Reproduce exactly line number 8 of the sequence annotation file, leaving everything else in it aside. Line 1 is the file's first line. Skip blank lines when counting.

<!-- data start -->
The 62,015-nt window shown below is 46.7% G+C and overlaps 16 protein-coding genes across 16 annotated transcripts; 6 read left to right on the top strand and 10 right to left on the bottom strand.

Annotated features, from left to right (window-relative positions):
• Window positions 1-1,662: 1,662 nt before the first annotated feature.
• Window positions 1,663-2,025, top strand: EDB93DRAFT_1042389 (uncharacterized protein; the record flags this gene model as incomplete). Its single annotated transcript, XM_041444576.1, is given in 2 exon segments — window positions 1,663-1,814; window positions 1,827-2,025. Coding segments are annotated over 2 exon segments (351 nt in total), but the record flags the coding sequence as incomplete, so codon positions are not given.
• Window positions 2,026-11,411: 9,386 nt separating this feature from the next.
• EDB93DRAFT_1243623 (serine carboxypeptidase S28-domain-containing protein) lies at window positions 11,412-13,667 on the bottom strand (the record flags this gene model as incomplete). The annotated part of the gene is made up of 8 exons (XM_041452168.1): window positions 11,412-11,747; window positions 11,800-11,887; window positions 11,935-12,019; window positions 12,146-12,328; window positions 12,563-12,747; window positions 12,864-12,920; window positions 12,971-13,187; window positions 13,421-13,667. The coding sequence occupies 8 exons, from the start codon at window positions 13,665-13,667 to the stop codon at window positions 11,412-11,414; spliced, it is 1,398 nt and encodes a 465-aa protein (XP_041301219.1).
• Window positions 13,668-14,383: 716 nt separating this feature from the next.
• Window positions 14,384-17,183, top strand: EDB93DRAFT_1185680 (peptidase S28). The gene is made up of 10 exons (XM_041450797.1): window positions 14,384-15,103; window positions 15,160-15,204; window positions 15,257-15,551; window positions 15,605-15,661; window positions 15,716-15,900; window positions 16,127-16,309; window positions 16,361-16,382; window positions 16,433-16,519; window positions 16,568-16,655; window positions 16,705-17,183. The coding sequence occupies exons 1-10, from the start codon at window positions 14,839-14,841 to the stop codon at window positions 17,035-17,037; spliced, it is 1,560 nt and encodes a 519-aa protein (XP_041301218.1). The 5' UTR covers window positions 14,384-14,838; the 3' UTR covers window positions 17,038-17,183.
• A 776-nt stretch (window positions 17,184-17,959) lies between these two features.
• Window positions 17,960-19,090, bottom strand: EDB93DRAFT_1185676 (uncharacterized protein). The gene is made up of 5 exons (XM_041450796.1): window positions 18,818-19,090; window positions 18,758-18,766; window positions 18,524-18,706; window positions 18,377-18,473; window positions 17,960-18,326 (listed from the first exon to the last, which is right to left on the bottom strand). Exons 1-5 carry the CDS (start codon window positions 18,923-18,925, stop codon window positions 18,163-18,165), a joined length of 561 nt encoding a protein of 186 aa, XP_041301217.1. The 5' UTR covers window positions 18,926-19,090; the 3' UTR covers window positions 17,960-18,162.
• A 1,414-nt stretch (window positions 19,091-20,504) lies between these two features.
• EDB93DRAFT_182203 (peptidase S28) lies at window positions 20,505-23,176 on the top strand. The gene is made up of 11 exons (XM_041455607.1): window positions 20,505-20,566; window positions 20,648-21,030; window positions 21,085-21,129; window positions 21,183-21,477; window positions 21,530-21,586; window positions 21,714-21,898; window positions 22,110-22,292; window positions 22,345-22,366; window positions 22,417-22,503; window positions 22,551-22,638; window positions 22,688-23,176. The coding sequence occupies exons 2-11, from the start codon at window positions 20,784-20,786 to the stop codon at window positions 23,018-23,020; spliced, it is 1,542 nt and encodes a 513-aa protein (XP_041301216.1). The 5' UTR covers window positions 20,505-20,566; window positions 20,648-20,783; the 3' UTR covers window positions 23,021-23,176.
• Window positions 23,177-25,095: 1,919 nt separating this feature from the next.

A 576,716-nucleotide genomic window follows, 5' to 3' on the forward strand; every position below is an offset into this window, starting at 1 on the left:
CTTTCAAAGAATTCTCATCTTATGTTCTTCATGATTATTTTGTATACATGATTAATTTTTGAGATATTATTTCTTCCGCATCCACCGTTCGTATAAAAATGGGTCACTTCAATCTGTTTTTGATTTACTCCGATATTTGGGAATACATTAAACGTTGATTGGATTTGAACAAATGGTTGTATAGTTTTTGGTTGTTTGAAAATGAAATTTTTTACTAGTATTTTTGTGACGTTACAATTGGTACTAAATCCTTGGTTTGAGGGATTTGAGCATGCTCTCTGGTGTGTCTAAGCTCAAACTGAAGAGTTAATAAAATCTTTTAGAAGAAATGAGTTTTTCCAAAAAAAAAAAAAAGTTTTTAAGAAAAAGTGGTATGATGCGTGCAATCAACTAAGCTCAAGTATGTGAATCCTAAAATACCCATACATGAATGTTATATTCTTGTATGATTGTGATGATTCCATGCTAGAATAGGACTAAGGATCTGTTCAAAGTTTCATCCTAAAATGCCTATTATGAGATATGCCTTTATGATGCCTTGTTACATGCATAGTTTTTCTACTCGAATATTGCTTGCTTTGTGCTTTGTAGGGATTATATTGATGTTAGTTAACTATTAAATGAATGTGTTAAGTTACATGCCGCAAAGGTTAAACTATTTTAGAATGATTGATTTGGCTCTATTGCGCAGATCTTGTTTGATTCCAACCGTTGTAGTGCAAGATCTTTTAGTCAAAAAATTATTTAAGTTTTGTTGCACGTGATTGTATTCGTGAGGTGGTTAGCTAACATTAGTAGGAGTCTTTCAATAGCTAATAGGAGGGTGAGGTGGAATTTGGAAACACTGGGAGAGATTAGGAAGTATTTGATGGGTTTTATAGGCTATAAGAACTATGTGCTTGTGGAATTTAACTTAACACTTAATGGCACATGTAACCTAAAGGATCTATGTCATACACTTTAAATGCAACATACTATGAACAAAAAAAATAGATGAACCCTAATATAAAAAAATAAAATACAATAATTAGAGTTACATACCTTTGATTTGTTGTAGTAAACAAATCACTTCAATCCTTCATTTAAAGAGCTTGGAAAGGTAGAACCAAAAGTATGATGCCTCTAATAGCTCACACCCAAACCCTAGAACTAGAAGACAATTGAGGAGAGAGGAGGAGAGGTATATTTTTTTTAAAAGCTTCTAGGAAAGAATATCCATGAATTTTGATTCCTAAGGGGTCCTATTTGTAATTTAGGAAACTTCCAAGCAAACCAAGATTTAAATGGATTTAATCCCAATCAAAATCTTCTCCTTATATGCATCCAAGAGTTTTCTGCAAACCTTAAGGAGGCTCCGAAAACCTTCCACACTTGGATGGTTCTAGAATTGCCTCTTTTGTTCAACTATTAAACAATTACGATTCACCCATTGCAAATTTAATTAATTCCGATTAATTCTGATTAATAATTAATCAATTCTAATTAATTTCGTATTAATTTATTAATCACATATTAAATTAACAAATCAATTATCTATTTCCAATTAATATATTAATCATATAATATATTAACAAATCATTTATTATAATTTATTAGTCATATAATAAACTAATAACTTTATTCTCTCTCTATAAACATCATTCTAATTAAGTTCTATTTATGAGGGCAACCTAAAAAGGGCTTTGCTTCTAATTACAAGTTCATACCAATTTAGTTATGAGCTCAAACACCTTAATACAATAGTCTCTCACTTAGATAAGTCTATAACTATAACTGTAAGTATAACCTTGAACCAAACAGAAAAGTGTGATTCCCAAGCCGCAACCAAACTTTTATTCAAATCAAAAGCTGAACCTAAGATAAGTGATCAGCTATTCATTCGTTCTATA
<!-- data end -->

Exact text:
• Window positions 14,384-17,183, top strand: EDB93DRAFT_1185680 (peptidase S28). The gene is made up of 10 exons (XM_041450797.1): window positions 14,384-15,103; window positions 15,160-15,204; window positions 15,257-15,551; window positions 15,605-15,661; window positions 15,716-15,900; window positions 16,127-16,309; window positions 16,361-16,382; window positions 16,433-16,519; window positions 16,568-16,655; window positions 16,705-17,183. The coding sequence occupies exons 1-10, from the start codon at window positions 14,839-14,841 to the stop codon at window positions 17,035-17,037; spliced, it is 1,560 nt and encodes a 519-aa protein (XP_041301218.1). The 5' UTR covers window positions 14,384-14,838; the 3' UTR covers window positions 17,038-17,183.